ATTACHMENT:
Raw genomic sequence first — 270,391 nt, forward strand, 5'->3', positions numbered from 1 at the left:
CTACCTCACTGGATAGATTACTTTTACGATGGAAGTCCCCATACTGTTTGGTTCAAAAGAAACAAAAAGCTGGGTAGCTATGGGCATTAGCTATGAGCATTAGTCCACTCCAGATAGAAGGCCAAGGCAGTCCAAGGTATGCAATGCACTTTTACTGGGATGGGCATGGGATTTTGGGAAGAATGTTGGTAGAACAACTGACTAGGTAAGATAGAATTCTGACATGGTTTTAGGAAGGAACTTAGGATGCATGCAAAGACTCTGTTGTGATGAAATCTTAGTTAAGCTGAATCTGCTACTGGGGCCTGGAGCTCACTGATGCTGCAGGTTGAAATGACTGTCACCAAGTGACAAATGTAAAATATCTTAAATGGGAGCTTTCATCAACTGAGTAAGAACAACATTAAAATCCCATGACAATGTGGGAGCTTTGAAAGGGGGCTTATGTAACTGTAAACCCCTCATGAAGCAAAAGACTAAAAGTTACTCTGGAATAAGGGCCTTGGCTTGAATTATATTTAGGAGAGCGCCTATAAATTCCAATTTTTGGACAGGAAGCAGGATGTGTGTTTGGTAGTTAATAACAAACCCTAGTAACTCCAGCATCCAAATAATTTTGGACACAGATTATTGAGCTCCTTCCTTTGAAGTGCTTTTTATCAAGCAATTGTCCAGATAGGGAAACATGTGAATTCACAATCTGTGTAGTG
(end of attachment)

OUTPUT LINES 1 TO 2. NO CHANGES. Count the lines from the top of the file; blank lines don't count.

Raw genomic sequence first — 270,391 nt, forward strand, 5'->3', positions numbered from 1 at the left:
CTACCTCACTGGATAGATTACTTTTACGATGGAAGTCCCCATACTGTTTGGTTCAAAAGAAACAAAAAGCTGGGTAGCTATGGGCATTAGCTATGAGCATTAGTCCACTCCAGATAGAAGGCCAAGGCAGTCCAAGGTATGCAATGCACTTTTACTGGGATGGGCATGGGATTTTGGGAAGAATGTTGGTAGAACAACTGACTAGGTAAGATAGAATTCTGACATGGTTTTAGGAAGGAACTTAGGATGCATGCAAAGACTCTGTTGTGATGAAATCTTAGTTAAGCTGAATCTGCTACTGGGGCCTGGAGCTCACTGATGCTGCAGGTTGAAATGACTGTCACCAAGTGACAAATGTAAAATATCTTAAATGGGAGCTTTCATCAACTGAGTAAGAACAACATTAAAATCCCATGACAATGTGGGAGCTTTGAAAGGGGGCTTATGTAACTGTAAACCCCTCATGAAGCAAAAGACTAAAAGTTACTCTGGAATAAGGGCCTTGGCTTGAATTATATTTAGGAGAGCGCCTATAAATTCCAATTTTTGGACAGGAAGCAGGATGTGTGTTTGGTAGTTAATAACAAACCCTAGTAACTCCAGCATCCAAATAATTTTGGACACAGATTATTGAGCTCCTTCCTTTGAAGTGCTTTTTATCAAGCAATTGTCCAGATAGGGAAACATGTGAATTCACAATCTGTGTAGTG